Below is the text of the speech made by Sir Dennis Herbert, the then Conservative MP for Watford, in the House of Commons on 19 January 1943.
Mr. Speaker, with your permission and the assent of the House, I have a brief statement to make. As the Chairman of Ways and Means and Chairman of Committees, and being an officer of the House elected by the House, it is to the House that I should submit, as I now do, my resignation of that post. I should like first of all to dispose of one, fortunately mistaken, idea which has got into the Press in some quarters, namely, that I am doing this on the ground of ill-health. It is true that I had a bad illness not long ago, but if the House will pardon this personal matter, I am glad to be able to say that my doctor tells me that there is no reason of that kind why I should not continue in the exacting post which I have held, and I hope I may have a further useful time yet in the future.
But there may be various reasons, some good, some less good, why I should take this course. One reason if good and sufficient is all that is required, and that one reason I venture to give—the one which has weighed with me. The history of the House of Commons has been one of constant change over the centuries. At this time of world upheaval and, we hope, of subsequent reconstruction, there must be big changes in the near future in the methods and procedure of the House, and in those changes, if I am not mistaken, two matters will be particularly affected—one the procedure in Committees of the Whole House, including the Committees of Supply and of Ways and Means, and the other in the arrangements regarding Private Bill legislation, which, as the House will recollect, is practically in the management of the Chairman of Ways and Means. Those changes must take time, and, fit as I may feel at the present time, I should not be justified, and the House would not feel justified, in feeling confident that I should be equally fit to go on with that work until those changes are completed. It is highly undesirable that when changes of that kind are in progress one of the persons principally concerned should suddenly become unable or inefficient to carry on that work. Under those circumstances the House, I feel, would be very well advised to find as a Chairman a Member who can, with greater confidence than in my case, be regarded as likely to see all those changes completed. I am happy to say that the Prime Minister permits me to say that the course I am adopting has his approval.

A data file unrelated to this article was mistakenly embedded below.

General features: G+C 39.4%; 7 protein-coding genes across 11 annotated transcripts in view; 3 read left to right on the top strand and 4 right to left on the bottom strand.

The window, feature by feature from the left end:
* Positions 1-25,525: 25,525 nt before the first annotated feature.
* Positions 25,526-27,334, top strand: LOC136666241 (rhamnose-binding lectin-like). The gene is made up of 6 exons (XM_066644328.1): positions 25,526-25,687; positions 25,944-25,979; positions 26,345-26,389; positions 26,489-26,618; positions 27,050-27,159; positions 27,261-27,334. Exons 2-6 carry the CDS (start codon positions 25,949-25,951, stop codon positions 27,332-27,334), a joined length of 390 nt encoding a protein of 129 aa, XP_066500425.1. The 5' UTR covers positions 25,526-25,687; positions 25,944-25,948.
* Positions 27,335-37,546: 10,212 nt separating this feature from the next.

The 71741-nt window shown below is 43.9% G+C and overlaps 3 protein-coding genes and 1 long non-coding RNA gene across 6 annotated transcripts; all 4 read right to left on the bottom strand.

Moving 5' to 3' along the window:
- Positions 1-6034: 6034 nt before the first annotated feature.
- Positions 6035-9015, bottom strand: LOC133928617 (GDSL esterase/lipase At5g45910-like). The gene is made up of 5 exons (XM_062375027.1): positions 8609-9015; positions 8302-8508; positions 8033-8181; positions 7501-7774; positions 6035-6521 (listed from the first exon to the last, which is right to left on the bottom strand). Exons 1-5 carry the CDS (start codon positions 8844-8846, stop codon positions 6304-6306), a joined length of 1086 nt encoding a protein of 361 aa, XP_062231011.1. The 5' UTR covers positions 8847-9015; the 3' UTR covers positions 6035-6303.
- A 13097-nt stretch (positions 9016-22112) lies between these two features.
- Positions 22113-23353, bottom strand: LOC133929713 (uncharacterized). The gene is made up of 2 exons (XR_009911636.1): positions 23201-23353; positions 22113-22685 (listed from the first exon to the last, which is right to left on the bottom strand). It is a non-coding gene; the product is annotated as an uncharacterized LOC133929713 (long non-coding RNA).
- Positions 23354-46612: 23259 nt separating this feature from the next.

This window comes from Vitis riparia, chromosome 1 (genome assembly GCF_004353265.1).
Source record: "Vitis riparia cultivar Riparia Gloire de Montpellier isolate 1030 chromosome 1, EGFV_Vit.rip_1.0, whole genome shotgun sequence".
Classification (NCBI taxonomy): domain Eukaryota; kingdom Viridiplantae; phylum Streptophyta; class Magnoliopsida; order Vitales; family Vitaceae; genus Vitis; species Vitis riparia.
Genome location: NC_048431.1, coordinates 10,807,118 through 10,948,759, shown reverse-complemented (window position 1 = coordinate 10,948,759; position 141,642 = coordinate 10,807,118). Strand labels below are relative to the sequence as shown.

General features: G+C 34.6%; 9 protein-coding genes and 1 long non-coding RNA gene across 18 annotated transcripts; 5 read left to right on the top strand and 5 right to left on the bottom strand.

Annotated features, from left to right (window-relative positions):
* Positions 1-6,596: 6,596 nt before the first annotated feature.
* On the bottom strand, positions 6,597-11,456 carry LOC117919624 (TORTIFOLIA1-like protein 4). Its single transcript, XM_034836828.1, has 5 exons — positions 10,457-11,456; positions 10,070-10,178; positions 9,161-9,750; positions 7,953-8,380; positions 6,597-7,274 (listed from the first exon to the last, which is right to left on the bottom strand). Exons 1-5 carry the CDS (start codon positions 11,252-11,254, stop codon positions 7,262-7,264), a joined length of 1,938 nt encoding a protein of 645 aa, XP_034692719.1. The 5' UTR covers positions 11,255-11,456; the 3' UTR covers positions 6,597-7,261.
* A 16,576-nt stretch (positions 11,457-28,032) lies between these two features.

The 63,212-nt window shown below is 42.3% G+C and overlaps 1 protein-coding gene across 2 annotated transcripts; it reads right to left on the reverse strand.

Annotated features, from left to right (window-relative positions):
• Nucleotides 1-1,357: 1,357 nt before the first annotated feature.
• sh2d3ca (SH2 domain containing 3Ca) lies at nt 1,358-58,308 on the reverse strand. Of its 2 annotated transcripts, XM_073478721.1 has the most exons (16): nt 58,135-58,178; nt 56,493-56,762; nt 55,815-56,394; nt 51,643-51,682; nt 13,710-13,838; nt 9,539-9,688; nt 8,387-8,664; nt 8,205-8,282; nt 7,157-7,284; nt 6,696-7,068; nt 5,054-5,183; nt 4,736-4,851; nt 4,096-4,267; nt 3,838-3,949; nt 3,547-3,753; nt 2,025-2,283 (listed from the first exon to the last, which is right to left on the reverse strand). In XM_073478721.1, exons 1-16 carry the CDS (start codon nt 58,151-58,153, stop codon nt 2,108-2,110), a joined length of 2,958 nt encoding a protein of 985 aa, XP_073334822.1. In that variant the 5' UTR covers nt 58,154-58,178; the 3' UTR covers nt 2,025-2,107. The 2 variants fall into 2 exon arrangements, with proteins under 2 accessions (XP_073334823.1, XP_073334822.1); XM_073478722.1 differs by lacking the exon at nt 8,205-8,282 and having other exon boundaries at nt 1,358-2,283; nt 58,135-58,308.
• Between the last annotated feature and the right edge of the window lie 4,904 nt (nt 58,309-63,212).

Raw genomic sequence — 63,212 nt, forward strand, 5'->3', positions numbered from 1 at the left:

There remains one duty for me to do, and that is to express my gratitude to the House for their kindness to me during the whole of the time I have held this office. It has been particularly pleasing to me that among some of my best friends in the House are some of those to whom I have been most deaf, most blind, or whose eloquent speeches I have been obliged to torpedo at their first start. It shows the general good nature and good will which have always been a distinguishing feature of this House, and I am grateful. Mr. Speaker, if I may say so with respect, I could not have served under anyone more pleasing to serve under than yourself, and I must mention, too, my right hon. and gallant Friend the Deputy-Chairman (Colonel Clifton Brown), who, as I think the House will agree, has justified most thoroughly the choice which was made when our late good friend Captain Bourne left us. Mr. Speaker, I thank the House, and I am grateful to them for having listened to me.